Featured in this months edition (Volume 2 Number 10) of The Coin of the Month is an NGC MS-65, 1903 Danish 2 Kroner coin (KM-802) commemorating the 40th anniversary of the reign of Christian outside-affiliatelinksnotallowed This coin is 31 mm in diameter and weighs 15 grams with a mintage of 103,392. It has a silver fineness of .8000 and an actual silver weight of .3858 oz.
The obverse of this coin features a right facing bust of Christian IX, King of Denmark. The dates of his reign, 15 November 1863 to 1903 appear around the inner circumference of the coin. Underneath the left portion of Christian IXs bust is the coins date of 1903 and a heart signifying that it was minted in Copenhagen. The initial P to the right of the date represents mint master Vilhelm Buchard Poulsen and the initials GJ underneath the right portion of Christian IXs bust represent this coins engraver, Knud Gunnar Jensen.
Often in order to understand a coins design, you need to understand the times of its issuance. Therefore, to understand this period in Denmarks history, its people, and its ruler is to understand the allegory of the 1903 2 Kroner 40th anniversary of reign commemorative coin.
For illustrative and comparison purposes I will contrast this coin with the gold 20 Kroner pictured as an inset in this months photo collage. I find it fascinating that two coins with similar designs have such diverse interpretations. The 20 Kroner gold coin came into existence as an international trade coin at the founding of the Scandinavian Monetary Union with Sweden in 1873 and Norway two years later. The Danish 20 Kroner circulated at par with the gold coins of the other member nations.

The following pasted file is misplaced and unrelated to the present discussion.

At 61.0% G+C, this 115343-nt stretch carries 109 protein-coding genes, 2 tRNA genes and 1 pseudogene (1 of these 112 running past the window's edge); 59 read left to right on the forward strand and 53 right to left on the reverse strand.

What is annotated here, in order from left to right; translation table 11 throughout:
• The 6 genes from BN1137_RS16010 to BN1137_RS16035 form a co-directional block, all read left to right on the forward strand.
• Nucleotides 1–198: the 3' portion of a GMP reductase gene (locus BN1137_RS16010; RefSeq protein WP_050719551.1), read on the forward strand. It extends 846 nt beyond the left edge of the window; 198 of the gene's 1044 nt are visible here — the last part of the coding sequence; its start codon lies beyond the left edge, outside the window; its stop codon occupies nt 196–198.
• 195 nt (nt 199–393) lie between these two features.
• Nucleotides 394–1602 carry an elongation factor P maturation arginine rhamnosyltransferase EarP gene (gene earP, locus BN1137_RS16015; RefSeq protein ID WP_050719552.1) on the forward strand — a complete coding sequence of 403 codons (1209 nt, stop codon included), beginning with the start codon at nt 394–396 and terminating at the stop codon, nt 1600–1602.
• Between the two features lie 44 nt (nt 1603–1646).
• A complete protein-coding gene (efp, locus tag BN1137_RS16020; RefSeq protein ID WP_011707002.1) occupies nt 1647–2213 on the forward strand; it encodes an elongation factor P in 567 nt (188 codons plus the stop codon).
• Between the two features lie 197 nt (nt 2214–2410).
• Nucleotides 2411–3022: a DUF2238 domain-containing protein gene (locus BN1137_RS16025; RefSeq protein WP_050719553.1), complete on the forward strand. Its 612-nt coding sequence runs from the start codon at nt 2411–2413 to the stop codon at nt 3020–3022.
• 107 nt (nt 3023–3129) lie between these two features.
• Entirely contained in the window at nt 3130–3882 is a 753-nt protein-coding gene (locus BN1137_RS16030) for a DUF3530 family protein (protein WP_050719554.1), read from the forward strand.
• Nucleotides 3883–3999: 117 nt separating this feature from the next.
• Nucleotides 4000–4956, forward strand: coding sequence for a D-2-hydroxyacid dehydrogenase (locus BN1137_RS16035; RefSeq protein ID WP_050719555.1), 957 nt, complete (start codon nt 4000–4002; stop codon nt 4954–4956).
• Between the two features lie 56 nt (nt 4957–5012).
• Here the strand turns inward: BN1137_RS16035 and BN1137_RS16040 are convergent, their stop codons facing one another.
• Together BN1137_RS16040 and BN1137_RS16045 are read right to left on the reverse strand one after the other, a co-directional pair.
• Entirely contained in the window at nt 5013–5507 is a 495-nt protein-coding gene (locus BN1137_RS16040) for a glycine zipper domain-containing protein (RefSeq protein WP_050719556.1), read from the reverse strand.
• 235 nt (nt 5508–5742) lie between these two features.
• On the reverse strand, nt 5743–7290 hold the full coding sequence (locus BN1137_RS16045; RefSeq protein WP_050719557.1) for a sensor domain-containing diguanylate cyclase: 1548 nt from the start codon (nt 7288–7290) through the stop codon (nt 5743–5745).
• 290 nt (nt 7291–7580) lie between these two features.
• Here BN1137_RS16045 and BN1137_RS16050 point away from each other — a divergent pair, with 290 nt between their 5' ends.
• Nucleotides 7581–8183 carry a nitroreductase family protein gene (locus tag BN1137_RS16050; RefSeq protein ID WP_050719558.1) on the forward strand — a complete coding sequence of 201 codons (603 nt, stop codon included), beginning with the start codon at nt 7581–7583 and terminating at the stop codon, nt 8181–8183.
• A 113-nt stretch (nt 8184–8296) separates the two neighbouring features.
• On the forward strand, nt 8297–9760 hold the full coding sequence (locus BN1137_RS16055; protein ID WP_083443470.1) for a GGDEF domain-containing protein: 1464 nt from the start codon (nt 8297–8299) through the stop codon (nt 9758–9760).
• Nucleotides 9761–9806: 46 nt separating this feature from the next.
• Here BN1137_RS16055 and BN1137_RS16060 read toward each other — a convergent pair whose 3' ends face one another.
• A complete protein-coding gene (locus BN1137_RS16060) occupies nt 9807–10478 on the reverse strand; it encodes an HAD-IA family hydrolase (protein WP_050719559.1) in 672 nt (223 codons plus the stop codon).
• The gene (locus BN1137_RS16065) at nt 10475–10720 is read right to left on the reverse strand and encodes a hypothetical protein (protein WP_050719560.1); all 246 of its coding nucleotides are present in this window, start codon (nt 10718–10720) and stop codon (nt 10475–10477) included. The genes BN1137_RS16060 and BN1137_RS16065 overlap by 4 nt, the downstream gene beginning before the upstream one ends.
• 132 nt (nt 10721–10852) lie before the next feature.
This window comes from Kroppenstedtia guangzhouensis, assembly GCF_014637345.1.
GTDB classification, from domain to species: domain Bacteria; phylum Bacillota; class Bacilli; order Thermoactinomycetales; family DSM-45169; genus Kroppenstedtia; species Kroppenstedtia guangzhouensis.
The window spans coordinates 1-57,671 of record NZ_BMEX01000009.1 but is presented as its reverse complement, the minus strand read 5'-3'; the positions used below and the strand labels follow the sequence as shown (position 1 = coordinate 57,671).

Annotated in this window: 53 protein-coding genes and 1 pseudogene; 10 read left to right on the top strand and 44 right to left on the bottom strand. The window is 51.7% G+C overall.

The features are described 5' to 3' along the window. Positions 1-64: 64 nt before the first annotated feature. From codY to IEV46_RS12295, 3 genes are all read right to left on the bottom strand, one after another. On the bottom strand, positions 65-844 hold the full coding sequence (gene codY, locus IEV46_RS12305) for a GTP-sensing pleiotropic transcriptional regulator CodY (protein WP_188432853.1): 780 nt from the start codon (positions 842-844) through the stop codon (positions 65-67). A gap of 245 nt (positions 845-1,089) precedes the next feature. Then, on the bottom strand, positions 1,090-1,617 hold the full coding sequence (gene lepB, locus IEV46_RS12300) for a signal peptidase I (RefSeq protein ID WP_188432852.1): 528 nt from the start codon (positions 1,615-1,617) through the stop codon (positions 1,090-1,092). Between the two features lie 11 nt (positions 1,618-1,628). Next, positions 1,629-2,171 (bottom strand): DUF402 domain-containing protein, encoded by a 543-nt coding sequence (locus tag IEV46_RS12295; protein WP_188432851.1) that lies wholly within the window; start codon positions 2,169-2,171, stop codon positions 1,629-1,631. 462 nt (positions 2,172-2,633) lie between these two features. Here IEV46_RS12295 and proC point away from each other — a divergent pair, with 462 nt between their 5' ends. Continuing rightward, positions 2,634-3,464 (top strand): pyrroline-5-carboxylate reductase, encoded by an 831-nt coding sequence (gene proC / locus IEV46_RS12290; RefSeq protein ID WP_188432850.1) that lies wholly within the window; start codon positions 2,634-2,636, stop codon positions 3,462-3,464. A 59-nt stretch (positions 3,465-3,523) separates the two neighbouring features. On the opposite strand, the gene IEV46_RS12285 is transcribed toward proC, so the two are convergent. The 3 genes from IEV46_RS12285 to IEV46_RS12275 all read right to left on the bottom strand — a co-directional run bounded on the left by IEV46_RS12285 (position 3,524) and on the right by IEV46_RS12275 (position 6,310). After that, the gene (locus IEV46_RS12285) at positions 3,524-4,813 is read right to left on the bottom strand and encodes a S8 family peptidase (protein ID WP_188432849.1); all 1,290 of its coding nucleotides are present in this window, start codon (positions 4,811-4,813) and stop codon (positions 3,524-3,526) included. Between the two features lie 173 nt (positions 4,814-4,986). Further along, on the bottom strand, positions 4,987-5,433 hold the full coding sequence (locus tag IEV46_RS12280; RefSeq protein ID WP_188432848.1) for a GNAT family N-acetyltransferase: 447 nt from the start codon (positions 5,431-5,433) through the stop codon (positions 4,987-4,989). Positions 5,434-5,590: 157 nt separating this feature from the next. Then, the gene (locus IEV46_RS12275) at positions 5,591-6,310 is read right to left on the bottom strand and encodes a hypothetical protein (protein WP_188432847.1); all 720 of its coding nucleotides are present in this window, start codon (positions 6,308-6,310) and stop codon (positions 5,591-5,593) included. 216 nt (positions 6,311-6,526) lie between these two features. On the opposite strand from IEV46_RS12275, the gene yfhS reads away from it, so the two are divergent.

Both the 20 Kroner and my 2 Kroner feature the feminine allegorical figure Dania who represents the spirit of Denmark. Coins with seated feminine personifications can signify several things, and first among them is that Dania, as portrayed on the 2 Kroner, is at rest representing peace. Next, the seated position generally represents a person of authority much like that of a monarch seated on a throne, a god or goddess, or perhaps some other high government official.
Oftentimes a shield accompanies the seated personification signifying either a national value, as is the case of Lady Liberty for the United States or a coat of arms representing the nation issuing the coin. The shield as a piece of defensive armor represents preparedness and protection from all potential foes, domestic and foreign.
The Danish coat of arms emblazoned on the shield of the 2 and 20 Kroner coins, feature three crowned blue lions and nine hearts. Historians believe that the hearts at one time were the petals of the white lotus, which is a type of water lily. However, this was lost over the years and became the hearts of today due to worn and crudely made signets during the Middle Ages.
The sheaf of wheat on the 2 Kroner and corn on the 20 Kroner represent the agrarian nature of Danish society and Denmark's agricultural exports. While other European nations were fueling the industrial revolution of the 19th Century, Denmark was leading the way in the agricultural revolution. Universal education and other political reforms of the late 18th to middle 19th Century eventually lead to new agricultural technologies, innovations, and co-ops.